By Ruth Dearden
Initially, I felt apprehensive about attending the JACT Bryanston Greek Summer School. I must admit I had certain preconceptions. For instance, I was aware that I would be among predominantly young undergraduates and, as a mature postgrad myself, I wondered how I would fit in. However, I soon discovered that my fears were entirely unfounded and the experience turned out to be not only thoroughly enjoyable, but academically invaluable.
Firstly, the course has given me a foundation from which I can focus on the actual study of Ancient Greece. Having had the opportunity to learn a full semester’s worth of language studies in an intensive two weeks now means that the language aspect of my future study will not be a barrier. It will make my Masters Degree a much more enjoyable and in-depth experience. It has to be pointed out though, regardless of your own particular line of study, this course definitely will enhance anyone’s linguistic and historical skills.
There were students at Bryanston from some of the most established institutions in the country. This was, for me, another source of apprehension. Once again though, my worries were soon allayed as I discovered the atmosphere was entirely inclusive. After the initial culture shock, therefore, I found that most of the people were, like myself, there on their own and also nervous. Within a couple of days, however, the focus of the course served to unite us all and very soon we were all walking around, unreservedly chanting Ancient Greek!
I resided in the main building, which was where all the girls stayed. The boys stayed in the surrounding buildings. Everyone was assigned a house name and three tutors who you could report to and confide in if any problems arose. Being over the age of 21, I had my own room, as did my neighbour. Each room was well equipped with everything that was needed, including a desk for independent study. There was also a library, tennis & squash courts, a gym, a swimming pool and a beautiful Greek theatre. The idyllic setting of Bryanston really contributed to the enjoyability of the two weeks and the peaceful and beautiful backdrop made it the perfect place to study.
The daily itinerary was as follows: 8am Breakfast, 9.15am Session I, 10.15am Break for coffee, biscuits & private study, 11.45am Session II, 1.00pm lunch & private study, 2.30pm seminars on classical studies, 4.00pm tea and cake! 4.30pm Session III, 5.30pm break for private study, 6.30pm supper, 8.00pm evening lecture, 9.00pm hot chocolate and biscuits under the dome and a chance to meet the evening’s lecturer. In total, the course consisted of two weeks boarding and breakfast. There was 30 hours of contact time and a minimum of 30 hours independent study. On Sunday we were given the day off, apart from homework.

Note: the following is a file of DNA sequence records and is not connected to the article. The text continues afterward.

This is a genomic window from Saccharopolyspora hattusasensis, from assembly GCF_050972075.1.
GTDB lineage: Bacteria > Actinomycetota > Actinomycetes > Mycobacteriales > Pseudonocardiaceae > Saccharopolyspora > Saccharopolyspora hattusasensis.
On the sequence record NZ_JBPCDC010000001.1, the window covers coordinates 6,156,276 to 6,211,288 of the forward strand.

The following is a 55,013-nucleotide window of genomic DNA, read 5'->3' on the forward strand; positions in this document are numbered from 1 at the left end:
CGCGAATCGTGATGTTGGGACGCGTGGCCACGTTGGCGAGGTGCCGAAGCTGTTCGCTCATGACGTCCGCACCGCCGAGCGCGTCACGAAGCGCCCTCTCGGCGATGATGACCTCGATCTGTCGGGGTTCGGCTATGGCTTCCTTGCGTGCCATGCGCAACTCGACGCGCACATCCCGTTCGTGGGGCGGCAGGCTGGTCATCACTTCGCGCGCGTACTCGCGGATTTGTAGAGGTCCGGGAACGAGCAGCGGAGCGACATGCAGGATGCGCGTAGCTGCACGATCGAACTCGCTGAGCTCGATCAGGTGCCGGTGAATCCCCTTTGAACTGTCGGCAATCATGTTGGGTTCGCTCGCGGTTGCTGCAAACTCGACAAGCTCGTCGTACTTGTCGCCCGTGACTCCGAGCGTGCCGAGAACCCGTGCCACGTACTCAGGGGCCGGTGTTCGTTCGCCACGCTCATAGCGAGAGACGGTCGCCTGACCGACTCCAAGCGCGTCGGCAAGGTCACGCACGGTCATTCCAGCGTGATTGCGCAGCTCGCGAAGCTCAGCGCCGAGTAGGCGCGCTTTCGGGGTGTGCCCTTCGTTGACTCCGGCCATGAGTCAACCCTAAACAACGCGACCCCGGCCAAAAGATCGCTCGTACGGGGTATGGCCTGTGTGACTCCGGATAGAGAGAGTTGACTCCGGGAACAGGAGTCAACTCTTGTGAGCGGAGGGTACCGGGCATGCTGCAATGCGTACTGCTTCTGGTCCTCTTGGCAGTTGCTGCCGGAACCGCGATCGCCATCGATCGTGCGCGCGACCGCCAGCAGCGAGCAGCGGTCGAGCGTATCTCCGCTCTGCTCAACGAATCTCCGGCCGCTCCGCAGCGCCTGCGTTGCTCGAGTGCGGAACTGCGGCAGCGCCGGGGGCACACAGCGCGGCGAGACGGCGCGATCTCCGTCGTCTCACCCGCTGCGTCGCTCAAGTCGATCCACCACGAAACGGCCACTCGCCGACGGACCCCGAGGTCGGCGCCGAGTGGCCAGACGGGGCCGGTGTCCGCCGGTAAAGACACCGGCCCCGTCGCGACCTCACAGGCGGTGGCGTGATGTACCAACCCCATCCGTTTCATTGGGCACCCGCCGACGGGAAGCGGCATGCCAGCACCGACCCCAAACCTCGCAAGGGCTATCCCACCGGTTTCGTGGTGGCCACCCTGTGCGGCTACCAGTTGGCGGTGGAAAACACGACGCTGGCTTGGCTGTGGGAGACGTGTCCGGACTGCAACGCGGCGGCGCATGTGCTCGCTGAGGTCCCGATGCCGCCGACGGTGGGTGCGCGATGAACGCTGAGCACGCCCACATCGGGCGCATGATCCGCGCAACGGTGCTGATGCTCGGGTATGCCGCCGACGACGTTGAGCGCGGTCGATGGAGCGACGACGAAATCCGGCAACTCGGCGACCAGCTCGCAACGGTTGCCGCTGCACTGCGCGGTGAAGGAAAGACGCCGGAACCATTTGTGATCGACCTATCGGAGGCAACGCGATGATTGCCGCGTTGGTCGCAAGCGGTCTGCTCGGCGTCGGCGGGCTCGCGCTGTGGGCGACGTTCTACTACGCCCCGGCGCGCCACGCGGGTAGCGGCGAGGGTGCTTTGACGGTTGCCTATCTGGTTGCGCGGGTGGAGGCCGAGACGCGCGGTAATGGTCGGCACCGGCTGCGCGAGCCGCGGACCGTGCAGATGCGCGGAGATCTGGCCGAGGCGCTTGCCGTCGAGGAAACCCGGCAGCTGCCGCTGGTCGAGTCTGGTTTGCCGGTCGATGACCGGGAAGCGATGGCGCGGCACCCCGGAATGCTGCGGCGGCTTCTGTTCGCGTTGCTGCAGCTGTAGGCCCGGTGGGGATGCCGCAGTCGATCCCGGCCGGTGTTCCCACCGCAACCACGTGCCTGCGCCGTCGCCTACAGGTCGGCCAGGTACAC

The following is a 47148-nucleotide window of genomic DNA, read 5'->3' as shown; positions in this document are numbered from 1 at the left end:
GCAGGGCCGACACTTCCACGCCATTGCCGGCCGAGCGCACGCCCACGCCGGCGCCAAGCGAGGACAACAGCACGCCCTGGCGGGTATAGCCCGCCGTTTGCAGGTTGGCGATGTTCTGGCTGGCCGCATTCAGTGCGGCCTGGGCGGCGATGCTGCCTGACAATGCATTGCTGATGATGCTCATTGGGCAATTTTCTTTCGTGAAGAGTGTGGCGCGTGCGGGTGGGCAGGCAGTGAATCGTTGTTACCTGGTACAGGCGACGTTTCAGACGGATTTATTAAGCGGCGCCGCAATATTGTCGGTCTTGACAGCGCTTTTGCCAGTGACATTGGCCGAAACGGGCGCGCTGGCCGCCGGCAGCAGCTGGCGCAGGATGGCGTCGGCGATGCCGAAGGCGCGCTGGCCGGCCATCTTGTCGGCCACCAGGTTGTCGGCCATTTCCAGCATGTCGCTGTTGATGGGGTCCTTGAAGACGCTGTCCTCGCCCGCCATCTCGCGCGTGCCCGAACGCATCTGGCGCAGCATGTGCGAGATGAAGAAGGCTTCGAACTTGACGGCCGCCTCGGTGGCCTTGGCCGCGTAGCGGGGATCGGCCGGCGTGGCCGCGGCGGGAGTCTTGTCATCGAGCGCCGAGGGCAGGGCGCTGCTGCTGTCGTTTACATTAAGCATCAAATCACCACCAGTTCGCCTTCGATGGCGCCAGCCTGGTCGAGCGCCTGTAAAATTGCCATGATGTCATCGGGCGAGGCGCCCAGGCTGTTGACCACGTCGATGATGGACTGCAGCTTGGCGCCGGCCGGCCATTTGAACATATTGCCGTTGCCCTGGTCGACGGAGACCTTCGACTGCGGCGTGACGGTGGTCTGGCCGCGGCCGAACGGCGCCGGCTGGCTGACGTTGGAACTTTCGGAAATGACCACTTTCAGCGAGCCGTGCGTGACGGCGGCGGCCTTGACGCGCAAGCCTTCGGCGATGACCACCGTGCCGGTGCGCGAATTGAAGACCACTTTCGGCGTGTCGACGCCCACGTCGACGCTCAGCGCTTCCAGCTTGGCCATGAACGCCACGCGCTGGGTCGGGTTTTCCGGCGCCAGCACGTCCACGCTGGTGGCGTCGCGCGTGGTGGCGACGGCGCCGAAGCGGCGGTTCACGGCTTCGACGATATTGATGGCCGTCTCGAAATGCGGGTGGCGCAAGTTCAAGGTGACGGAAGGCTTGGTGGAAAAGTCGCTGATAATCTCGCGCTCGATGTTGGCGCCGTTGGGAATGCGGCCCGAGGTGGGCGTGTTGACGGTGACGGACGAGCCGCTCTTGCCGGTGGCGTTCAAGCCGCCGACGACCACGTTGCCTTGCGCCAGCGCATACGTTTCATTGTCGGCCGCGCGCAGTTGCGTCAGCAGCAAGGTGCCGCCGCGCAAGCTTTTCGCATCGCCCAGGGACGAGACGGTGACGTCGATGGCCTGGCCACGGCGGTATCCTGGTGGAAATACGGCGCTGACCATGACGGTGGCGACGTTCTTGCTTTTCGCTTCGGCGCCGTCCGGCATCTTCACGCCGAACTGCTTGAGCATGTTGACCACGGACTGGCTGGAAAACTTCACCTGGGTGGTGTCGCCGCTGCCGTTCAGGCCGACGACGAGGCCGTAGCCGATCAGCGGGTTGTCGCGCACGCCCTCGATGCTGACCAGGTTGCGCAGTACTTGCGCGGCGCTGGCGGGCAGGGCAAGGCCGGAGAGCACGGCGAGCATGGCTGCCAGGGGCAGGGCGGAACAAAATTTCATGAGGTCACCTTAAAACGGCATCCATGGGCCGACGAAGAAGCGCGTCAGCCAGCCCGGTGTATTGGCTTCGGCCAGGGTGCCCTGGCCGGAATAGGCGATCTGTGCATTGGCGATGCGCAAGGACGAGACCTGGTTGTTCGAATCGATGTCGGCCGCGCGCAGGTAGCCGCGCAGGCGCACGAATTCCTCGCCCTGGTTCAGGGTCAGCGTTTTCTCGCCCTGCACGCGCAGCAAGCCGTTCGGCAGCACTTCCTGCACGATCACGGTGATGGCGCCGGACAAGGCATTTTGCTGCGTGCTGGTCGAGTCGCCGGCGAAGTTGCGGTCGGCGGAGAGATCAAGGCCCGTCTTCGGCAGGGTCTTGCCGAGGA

It wasn’t all about the ‘definite article’s’ and ‘present participles’ though, (the bar opened at 9pm). Also, the Saturday night saw a fancy dress disco. In previous years students had been given a letter of the Greek Alphabet as a personal motif. This year, the theme was ‘Villains and Heroes,’ so all the students headed down to the local village’s charity shops and donned some amazing costumes for the party. During our stay, there were opportunities to participate in the two drama productions. The first was Aristophanes comedy, ‘Clouds’, performed at the end of the first week by the students and two tutors. The second was Sophocles’ tragedy ‘Trachiniae’, performed in Ancient Greek, at the end of the final week with an exclusively student cast. Both plays were fantastic and I was amazed at how well they were organised and executed.We also were treated to a concert where the students performed in an orchestra, choir and solos. Various instruments were used – from pianos, flutes, violins and clarinets to trumpets, saxophones and even a banjo. The music varied from Beethoven’s Moonlight Sonata to Bob Dylan’s (more recently Adele’s) ‘Make you feel my love.’ I was truly astounded by the talent of my fellow students.
I found out about the course through my dissertation supervisor at MMU, Dr Jason Crowley, as he teaches on the course. He very kindly invited me to apply and I was fourtunate enough to obtain a place. I have to say I feel very lucky, as without the support of the staff at MMU, particularly Jason, I would never have been afforded this wonderful opportunity. As MMU’s History Department now have the dedicated Ancient History module ‘Warrior Societies,’ I hope that more MMU students will look to attend the summer school in future.
All in all, I was made to feel welcome by everyone at Bryanston. The staff were fanatastic and really looked after us all. Not only do I now possess the skills needed to translate ancient documents, which gives me an amazing start as I embark upon my Ancient History Master’s Degree, but I have also made many new friends, tutors and students alike. I can’t reccommend the experience highly enough.
Ruth Dearden is an MMU History and English Graduate and former Social Media Coordinator for Humanity Hallows and The Student Press Office.